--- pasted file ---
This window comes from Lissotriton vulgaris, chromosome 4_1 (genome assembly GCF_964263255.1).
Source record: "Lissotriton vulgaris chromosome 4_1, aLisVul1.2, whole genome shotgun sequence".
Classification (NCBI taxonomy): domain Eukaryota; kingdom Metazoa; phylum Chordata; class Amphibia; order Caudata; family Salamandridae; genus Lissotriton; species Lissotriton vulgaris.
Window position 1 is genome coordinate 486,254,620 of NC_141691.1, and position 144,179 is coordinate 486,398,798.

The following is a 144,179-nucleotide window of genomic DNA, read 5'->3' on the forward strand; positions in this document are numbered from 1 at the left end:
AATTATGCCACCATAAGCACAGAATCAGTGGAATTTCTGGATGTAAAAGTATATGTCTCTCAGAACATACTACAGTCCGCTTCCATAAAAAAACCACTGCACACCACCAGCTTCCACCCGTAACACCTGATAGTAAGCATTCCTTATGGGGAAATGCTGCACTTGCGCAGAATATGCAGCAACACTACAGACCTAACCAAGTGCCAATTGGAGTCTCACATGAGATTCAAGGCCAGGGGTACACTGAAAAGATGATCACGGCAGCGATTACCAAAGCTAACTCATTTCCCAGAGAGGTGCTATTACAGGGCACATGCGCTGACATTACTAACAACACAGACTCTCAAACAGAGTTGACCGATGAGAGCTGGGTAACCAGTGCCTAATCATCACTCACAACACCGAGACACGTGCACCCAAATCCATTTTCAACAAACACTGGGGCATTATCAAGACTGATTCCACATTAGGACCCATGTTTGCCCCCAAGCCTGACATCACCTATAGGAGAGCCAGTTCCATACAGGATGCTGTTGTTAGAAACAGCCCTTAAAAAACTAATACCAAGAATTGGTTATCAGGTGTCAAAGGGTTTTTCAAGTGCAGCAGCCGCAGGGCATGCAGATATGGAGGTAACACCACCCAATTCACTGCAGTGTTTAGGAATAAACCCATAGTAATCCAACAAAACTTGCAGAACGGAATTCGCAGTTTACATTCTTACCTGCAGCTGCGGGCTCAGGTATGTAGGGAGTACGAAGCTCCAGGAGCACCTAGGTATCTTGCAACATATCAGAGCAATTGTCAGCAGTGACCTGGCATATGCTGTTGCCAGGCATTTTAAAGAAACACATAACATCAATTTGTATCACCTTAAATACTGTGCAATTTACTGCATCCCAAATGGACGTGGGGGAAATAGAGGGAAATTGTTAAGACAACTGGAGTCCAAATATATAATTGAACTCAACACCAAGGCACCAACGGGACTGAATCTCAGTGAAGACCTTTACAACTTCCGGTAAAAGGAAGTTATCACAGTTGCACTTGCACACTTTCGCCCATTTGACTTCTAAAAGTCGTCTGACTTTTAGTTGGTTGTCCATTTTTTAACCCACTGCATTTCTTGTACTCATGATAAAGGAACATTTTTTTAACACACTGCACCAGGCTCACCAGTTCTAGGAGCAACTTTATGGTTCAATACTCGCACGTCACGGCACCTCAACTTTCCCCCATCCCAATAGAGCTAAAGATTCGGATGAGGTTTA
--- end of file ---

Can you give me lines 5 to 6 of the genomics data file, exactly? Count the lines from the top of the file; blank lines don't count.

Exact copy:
The following is a 144,179-nucleotide window of genomic DNA, read 5'->3' on the forward strand; positions in this document are numbered from 1 at the left end:
AATTATGCCACCATAAGCACAGAATCAGTGGAATTTCTGGATGTAAAAGTATATGTCTCTCAGAACATACTACAGTCCGCTTCCATAAAAAAACCACTGCACACCACCAGCTTCCACCCGTAACACCTGATAGTAAGCATTCCTTATGGGGAAATGCTGCACTTGCGCAGAATATGCAGCAACACTACAGACCTAACCAAGTGCCAATTGGAGTCTCACATGAGATTCAAGGCCAGGGGTACACTGAAAAGATGATCACGGCAGCGATTACCAAAGCTAACTCATTTCCCAGAGAGGTGCTATTACAGGGCACATGCGCTGACATTACTAACAACACAGACTCTCAAACAGAGTTGACCGATGAGAGCTGGGTAACCAGTGCCTAATCATCACTCACAACACCGAGACACGTGCACCCAAATCCATTTTCAACAAACACTGGGGCATTATCAAGACTGATTCCACATTAGGACCCATGTTTGCCCCCAAGCCTGACATCACCTATAGGAGAGCCAGTTCCATACAGGATGCTGTTGTTAGAAACAGCCCTTAAAAAACTAATACCAAGAATTGGTTATCAGGTGTCAAAGGGTTTTTCAAGTGCAGCAGCCGCAGGGCATGCAGATATGGAGGTAACACCACCCAATTCACTGCAGTGTTTAGGAATAAACCCATAGTAATCCAACAAAACTTGCAGAACGGAATTCGCAGTTTACATTCTTACCTGCAGCTGCGGGCTCAGGTATGTAGGGAGTACGAAGCTCCAGGAGCACCTAGGTATCTTGCAACATATCAGAGCAATTGTCAGCAGTGACCTGGCATATGCTGTTGCCAGGCATTTTAAAGAAACACATAACATCAATTTGTATCACCTTAAATACTGTGCAATTTACTGCATCCCAAATGGACGTGGGGGAAATAGAGGGAAATTGTTAAGACAACTGGAGTCCAAATATATAATTGAACTCAACACCAAGGCACCAACGGGACTGAATCTCAGTGAAGACCTTTACAACTTCCGGTAAAAGGAAGTTATCACAGTTGCACTTGCACACTTTCGCCCATTTGACTTCTAAAAGTCGTCTGACTTTTAGTTGGTTGTCCATTTTTTAACCCACTGCATTTCTTGTACTCATGATAAAGGAACATTTTTTTAACACACTGCACCAGGCTCACCAGTTCTAGGAGCAACTTTATGGTTCAATACTCGCACGTCACGGCACCTCAACTTTCCCCCATCCCAATAGAGCTAAAGATTCGGATGAGGTTTA